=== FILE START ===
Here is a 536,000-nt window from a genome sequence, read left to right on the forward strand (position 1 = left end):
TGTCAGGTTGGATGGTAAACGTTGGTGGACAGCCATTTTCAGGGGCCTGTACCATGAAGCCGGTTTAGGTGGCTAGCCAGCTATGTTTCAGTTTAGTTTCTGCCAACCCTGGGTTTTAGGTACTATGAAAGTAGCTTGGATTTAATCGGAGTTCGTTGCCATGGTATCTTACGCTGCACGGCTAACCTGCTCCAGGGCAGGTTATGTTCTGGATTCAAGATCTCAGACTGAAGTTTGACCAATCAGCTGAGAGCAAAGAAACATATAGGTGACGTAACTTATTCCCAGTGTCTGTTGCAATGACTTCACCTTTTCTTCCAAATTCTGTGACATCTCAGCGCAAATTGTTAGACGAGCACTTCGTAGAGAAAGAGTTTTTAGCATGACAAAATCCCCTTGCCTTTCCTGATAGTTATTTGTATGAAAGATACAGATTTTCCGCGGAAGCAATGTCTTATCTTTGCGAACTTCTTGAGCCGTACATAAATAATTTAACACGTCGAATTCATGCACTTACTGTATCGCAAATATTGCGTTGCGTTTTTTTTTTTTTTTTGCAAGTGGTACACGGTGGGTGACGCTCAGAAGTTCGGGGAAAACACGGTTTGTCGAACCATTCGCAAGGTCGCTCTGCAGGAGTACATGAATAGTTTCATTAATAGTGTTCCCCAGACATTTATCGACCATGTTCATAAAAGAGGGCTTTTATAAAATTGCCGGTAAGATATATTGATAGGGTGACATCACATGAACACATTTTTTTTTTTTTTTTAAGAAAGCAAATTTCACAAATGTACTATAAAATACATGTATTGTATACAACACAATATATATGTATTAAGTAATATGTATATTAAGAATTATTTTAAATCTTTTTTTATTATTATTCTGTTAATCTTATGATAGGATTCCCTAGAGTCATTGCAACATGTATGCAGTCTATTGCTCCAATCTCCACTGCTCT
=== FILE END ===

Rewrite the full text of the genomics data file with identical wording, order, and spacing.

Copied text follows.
Here is a 536,000-nt window from a genome sequence, read left to right on the forward strand (position 1 = left end):
TGTCAGGTTGGATGGTAAACGTTGGTGGACAGCCATTTTCAGGGGCCTGTACCATGAAGCCGGTTTAGGTGGCTAGCCAGCTATGTTTCAGTTTAGTTTCTGCCAACCCTGGGTTTTAGGTACTATGAAAGTAGCTTGGATTTAATCGGAGTTCGTTGCCATGGTATCTTACGCTGCACGGCTAACCTGCTCCAGGGCAGGTTATGTTCTGGATTCAAGATCTCAGACTGAAGTTTGACCAATCAGCTGAGAGCAAAGAAACATATAGGTGACGTAACTTATTCCCAGTGTCTGTTGCAATGACTTCACCTTTTCTTCCAAATTCTGTGACATCTCAGCGCAAATTGTTAGACGAGCACTTCGTAGAGAAAGAGTTTTTAGCATGACAAAATCCCCTTGCCTTTCCTGATAGTTATTTGTATGAAAGATACAGATTTTCCGCGGAAGCAATGTCTTATCTTTGCGAACTTCTTGAGCCGTACATAAATAATTTAACACGTCGAATTCATGCACTTACTGTATCGCAAATATTGCGTTGCGTTTTTTTTTTTTTTTTGCAAGTGGTACACGGTGGGTGACGCTCAGAAGTTCGGGGAAAACACGGTTTGTCGAACCATTCGCAAGGTCGCTCTGCAGGAGTACATGAATAGTTTCATTAATAGTGTTCCCCAGACATTTATCGACCATGTTCATAAAAGAGGGCTTTTATAAAATTGCCGGTAAGATATATTGATAGGGTGACATCACATGAACACATTTTTTTTTTTTTTTTAAGAAAGCAAATTTCACAAATGTACTATAAAATACATGTATTGTATACAACACAATATATATGTATTAAGTAATATGTATATTAAGAATTATTTTAAATCTTTTTTTATTATTATTCTGTTAATCTTATGATAGGATTCCCTAGAGTCATTGCAACATGTATGCAGTCTATTGCTCCAATCTCCACTGCTCT